Cassie blogged a bit about spanking on Tuesday and I just thought I would add a bit more on that subject. The one and only time that I spanked my son he was five years old. I was having a very bad day and he was probably feeling my stress and refused to listen to me when I asked him to stop playing with some cards and get ready for bed. After asking him countless times he still refused to do what I had asked and so I raised my voice quite loud to show him I was serious and he picked up the cards and threw them at me. I lost my cool then and there and spanked him. He looked at me like I was a monster and then ran to his room crying hysterically. I felt so bad I went right to him and told him I was sorry and I would never do that again and I never did.

I realized that after the damage was done that there was a better way to discipline. I know at the time spanking seems like a quick fix and but in the long run it really doesn't fix anything. Sure it stops the child initially from doing something he shouldn't but studies show that children that are spanked are more likely to be aggressive, in fact a long term study in Ontario, Canada proved that spanking causes problems in adulthood including anxiety, major depression and drug and alcohol addiction.

Happy Parenting


Thursday, June 21, 2007

Children, Emotions and Self-Esteem

Hopefully it is true to say that all good-enough parents are keen to help their children develop with a healthy emotional balance and a good self-esteem.

If you're one of these parents, it is definitely worth spending some time learning a little about HOW to help children develop in these positive ways. It's NOT about what school they go to, or about giving them more material things than you had when you were a kid.

It's much more fundamental than that. It's about how you communicate with your children on a day to day basis. How you expressly teach them that it is OK to feel ALL kinds of emotions. How you encourage them to allow both positive and negative feelings to come and go without trying to suppress them.

It's easy for a child to misunderstand. Imagine a small child having a temper tantrum. If we tell him it's not acceptable to hit people or to break things, he is likely to interpret this as it's not OK to FEEL anger. Of course it is OK to feel anger. He just needs to learn to express it appropriately rather than violently.

In extreme circumstances, if children feel that it is not OK to express certain emotions, such as anger or sadness, then the psychological effect is that they "split off" the part of them inside that holds those emotions. This is not a healthy emotional thing and can lead to low self esteem.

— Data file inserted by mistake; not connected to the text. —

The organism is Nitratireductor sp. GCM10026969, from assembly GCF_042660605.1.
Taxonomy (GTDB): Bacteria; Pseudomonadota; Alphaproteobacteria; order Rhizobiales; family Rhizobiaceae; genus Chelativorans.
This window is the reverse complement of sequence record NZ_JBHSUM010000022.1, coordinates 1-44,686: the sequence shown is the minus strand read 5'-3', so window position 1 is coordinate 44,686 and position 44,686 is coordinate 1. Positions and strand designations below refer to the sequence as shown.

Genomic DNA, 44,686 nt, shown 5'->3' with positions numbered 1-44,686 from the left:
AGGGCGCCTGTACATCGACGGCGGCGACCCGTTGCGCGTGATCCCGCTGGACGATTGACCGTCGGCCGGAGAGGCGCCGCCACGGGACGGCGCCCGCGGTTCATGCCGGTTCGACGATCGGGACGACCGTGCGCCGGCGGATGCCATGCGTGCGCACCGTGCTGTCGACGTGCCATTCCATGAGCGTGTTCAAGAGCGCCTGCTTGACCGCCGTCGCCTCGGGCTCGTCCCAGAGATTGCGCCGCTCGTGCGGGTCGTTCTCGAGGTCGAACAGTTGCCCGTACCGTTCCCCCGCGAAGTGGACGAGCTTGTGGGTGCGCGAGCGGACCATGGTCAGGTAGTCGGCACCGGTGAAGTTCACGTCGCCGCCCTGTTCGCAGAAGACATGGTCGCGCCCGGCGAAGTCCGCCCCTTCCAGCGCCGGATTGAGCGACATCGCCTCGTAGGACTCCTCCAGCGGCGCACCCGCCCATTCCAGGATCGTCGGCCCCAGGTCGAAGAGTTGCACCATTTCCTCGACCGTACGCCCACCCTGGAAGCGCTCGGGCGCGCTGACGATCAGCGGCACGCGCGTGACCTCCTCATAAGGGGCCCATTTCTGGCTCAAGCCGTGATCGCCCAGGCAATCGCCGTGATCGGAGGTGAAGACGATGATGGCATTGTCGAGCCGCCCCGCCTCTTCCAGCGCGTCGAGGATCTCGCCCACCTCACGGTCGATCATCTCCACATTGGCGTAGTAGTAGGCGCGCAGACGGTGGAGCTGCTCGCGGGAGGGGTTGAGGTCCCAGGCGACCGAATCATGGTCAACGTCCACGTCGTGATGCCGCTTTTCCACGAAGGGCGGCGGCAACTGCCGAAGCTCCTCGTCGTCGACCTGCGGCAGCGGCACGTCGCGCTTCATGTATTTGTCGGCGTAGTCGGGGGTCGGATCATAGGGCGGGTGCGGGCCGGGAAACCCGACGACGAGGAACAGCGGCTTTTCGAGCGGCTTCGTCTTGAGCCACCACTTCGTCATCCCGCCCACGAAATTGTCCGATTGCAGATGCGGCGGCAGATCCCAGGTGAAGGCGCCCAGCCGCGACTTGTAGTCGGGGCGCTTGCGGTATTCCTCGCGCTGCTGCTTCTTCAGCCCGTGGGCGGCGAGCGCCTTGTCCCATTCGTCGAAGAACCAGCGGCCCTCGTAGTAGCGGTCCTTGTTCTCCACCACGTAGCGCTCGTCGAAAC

Happy parenting,


Wednesday, June 20, 2007

Pudding Pops

To help beat the heat of summer, here is a nice cool treat for the kids that they can help you make and is healthier than Popsicles.

Frozen Pudding Pops (with adult supervision)
Perfect treat to beat the heat
· 1 (3.9 ounce) package instant pudding mix
· 1/2 cup white sugar
· 3 cups milk

Combine pudding, sugar, and milk in a mixing bowl. Pour mixture into small plastic cups (if you do not have ice pop molds) and freeze. Before it sets completely, place a wooden craft sticks into them. Serve when frozen. For for an added treat layer two different kinds of pudding such as vanilla and chocolate.

More ideas for cooking with your child.

Tuesday, June 19, 2007

Smacking Children??

Here in the UK, government ministers are going to review our current laws regarding smacking children. The current legislation, which has been in place since January 2005, states that "mild smacking" is allowed, but any hitting which causes visible damage to a child, such as bruising or grazing, is punishable (I should hope so!!!)

It is good news that the government is committed enough to the welfare of our children to review the law on this important issue - one of the ways they will be progressing it is via a survey for parents.

I certainly do not think that physical violence towards a child can ever be justified or condoned. There are much better ways to help a child learn positive behavior patterns, and much more appropriate ways to express loving discipline. However I do suspect that a law that bans smacking will not have an awful lot in the way of positive impact - as my step-daughter Sam commented darkly when she read the article about this in the paper, "No-one knows what goes on behind closed doors!"